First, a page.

Name: Olivia Domínguez Prieto
University/institute: Escuela Nacional de Antropología e Historia/INAH
Title of Abstract: Public space and gender violence in Mexico City
Abstract: Gender violence in Mexico has reached unimaginable limits. In recent years, the United Nations warns that in Mexico, at least 6 out of 10 Mexican women have faced an incident of violence. 41.3% of women have been victims of sexual violence and, in its most extreme form, nine women are murdered daily. That situation happens in a framework of constant impunity, that beyond punishing the guilty, builds speeches that blame the victims, despite the insistence of the organizations to establish a gender alert. Mexico City, the capital of the country, with more than twenty million inhabitants, is not exempt from gender violence, in the streets, transportation and public space, women are constantly victims of violence. This work shows a diagnosis of gender violence in the public space, as well as the proposals that different organizations of civil society have put in place so that women can travel through and live in safe spaces.
Name: Maria Jose Sepulveda Paez
University/institute: Universidad de Chile
Title: Cartographies of Fear – The Experience of Women in Public Spaces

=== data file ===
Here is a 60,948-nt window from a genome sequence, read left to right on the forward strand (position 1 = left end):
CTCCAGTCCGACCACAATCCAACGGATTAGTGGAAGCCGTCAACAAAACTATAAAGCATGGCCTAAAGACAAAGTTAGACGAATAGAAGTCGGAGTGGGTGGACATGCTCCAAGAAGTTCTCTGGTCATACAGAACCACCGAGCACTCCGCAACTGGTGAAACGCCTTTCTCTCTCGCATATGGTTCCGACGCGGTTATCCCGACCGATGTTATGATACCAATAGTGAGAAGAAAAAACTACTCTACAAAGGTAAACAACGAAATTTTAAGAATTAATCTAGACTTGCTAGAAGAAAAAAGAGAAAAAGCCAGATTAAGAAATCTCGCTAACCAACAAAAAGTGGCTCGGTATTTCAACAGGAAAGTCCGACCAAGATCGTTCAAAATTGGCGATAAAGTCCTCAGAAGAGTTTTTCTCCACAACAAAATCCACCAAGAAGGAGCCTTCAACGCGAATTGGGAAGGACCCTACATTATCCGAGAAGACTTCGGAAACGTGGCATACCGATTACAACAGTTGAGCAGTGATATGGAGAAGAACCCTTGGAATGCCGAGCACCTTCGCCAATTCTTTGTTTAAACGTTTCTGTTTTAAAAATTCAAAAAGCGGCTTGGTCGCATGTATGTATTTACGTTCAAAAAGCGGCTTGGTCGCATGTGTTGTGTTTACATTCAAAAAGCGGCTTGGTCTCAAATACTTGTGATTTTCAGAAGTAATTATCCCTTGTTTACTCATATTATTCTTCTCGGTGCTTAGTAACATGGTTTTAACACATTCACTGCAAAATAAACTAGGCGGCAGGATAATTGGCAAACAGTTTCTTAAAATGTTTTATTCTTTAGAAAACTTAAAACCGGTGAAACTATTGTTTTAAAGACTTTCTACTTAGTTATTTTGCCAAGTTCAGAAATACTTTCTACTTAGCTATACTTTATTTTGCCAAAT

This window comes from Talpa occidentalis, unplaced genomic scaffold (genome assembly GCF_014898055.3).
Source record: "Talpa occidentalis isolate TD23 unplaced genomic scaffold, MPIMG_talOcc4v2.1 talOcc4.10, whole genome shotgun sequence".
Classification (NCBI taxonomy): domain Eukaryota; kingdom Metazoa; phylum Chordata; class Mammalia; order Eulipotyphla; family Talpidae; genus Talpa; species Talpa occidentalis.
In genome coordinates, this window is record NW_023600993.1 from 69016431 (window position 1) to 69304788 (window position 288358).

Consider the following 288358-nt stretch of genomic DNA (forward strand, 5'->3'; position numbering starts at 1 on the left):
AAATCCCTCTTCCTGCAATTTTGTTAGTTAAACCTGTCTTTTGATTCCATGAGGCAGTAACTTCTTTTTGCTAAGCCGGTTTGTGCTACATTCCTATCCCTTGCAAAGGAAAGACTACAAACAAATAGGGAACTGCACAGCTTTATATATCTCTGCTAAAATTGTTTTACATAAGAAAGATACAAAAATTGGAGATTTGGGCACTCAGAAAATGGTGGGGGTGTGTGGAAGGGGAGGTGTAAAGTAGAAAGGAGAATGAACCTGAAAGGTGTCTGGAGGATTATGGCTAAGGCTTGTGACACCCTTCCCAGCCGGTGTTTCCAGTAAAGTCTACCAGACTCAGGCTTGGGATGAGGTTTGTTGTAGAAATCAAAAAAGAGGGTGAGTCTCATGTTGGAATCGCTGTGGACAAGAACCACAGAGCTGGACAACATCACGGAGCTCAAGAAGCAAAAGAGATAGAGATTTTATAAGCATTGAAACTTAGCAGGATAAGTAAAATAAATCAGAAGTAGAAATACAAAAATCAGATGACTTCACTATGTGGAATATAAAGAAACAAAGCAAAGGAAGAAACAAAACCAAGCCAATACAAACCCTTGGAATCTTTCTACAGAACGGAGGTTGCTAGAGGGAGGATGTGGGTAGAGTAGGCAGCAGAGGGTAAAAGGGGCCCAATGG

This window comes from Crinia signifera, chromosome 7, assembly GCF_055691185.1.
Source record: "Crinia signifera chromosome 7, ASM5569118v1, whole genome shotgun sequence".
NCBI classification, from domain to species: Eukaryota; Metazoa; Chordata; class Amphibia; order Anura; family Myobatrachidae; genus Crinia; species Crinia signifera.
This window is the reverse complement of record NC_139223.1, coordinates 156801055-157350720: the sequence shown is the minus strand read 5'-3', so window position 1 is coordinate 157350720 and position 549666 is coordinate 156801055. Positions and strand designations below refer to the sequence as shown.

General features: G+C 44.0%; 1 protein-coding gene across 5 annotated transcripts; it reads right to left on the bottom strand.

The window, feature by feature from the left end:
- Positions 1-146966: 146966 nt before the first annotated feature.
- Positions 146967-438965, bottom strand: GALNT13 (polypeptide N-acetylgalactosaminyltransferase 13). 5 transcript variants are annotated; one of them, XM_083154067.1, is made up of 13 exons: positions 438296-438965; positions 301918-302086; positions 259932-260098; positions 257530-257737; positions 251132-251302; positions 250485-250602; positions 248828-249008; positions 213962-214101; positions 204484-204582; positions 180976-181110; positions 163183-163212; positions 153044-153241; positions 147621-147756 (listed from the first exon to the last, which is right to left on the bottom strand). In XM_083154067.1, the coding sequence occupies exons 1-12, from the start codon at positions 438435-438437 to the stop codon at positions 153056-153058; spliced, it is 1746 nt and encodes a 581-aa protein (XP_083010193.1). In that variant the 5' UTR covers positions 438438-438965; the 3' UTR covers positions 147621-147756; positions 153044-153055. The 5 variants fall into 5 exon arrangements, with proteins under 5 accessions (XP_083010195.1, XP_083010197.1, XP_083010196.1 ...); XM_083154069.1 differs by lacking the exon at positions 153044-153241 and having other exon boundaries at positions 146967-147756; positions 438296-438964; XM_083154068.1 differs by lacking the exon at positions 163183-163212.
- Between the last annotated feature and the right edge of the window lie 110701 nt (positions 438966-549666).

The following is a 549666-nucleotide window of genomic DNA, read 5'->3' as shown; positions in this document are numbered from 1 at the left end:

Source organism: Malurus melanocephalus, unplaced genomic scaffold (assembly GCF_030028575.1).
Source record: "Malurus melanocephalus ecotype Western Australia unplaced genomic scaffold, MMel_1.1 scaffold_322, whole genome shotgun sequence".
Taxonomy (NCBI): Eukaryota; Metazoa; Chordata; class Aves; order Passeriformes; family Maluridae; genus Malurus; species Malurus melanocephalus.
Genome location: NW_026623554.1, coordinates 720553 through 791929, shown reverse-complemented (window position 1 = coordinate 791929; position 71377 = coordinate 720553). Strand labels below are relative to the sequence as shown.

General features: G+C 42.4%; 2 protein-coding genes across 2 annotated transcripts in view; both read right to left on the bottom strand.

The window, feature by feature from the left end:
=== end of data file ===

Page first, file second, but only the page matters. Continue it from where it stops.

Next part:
Abstract: Despite women being half the population, and inhabiting public spaces even more frequently than men, public space design doesnt consider them nor their needs when defining itself, invisibilizing them under the veil of the universal subject commonly used in architecture. As a result of this bias, women are left exposed to violences where the space acts as a frame, and even as a propitiator element. In the face of the threat of violence, fear arises as an answer in the shape of imaginaries, which added to the responsibilization of the victims that we exercise as society before a situation of violence, inhibits or limits the participation of women in urban life (this is evidenced through the strategies that women use daily to navigate public space, under the premise that certain appropriate conducts will keep them safe). Therefore, questioning in which way architectural design contributes to the creation of fear in women, and how we can change that becomes relevant. Through an exploratory work originated as an academic exercise, a bibliographic revision is developed, focusing on the experience of women in space as well as its production. Based on this revision, information about a neighborhood in Santiago, Chile, is gathered through collective mapping tools, alongside semi-structured interviews and focus group, determining in which way spaces play a role in the creation of fear in women, which are the characteristics of these spaces, and how they affect their living in the city.